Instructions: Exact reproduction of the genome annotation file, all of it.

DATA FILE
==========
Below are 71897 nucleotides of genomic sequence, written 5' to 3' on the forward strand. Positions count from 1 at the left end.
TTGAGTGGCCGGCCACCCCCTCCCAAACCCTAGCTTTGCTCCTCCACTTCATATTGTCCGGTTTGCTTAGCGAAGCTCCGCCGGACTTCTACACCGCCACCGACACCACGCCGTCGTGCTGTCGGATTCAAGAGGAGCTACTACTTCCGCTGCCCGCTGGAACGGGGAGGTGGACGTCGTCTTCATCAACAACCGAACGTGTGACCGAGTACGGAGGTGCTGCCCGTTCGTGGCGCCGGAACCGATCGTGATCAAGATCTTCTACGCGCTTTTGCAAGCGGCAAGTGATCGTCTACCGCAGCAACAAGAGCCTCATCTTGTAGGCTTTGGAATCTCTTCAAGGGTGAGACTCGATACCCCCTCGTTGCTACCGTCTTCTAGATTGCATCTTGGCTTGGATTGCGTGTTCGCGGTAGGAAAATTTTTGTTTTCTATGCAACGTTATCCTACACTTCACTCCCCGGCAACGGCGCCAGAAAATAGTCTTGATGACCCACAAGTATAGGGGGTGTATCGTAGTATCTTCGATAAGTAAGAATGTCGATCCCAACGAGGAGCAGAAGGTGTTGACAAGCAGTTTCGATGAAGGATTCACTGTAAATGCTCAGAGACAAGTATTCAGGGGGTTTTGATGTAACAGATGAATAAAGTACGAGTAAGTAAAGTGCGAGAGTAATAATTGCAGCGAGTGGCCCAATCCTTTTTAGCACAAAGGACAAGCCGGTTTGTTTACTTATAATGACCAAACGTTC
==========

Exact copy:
Below are 71897 nucleotides of genomic sequence, written 5' to 3' on the forward strand. Positions count from 1 at the left end.
TTGAGTGGCCGGCCACCCCCTCCCAAACCCTAGCTTTGCTCCTCCACTTCATATTGTCCGGTTTGCTTAGCGAAGCTCCGCCGGACTTCTACACCGCCACCGACACCACGCCGTCGTGCTGTCGGATTCAAGAGGAGCTACTACTTCCGCTGCCCGCTGGAACGGGGAGGTGGACGTCGTCTTCATCAACAACCGAACGTGTGACCGAGTACGGAGGTGCTGCCCGTTCGTGGCGCCGGAACCGATCGTGATCAAGATCTTCTACGCGCTTTTGCAAGCGGCAAGTGATCGTCTACCGCAGCAACAAGAGCCTCATCTTGTAGGCTTTGGAATCTCTTCAAGGGTGAGACTCGATACCCCCTCGTTGCTACCGTCTTCTAGATTGCATCTTGGCTTGGATTGCGTGTTCGCGGTAGGAAAATTTTTGTTTTCTATGCAACGTTATCCTACACTTCACTCCCCGGCAACGGCGCCAGAAAATAGTCTTGATGACCCACAAGTATAGGGGGTGTATCGTAGTATCTTCGATAAGTAAGAATGTCGATCCCAACGAGGAGCAGAAGGTGTTGACAAGCAGTTTCGATGAAGGATTCACTGTAAATGCTCAGAGACAAGTATTCAGGGGGTTTTGATGTAACAGATGAATAAAGTACGAGTAAGTAAAGTGCGAGAGTAATAATTGCAGCGAGTGGCCCAATCCTTTTTAGCACAAAGGACAAGCCGGTTTGTTTACTTATAATGACCAAACGTTC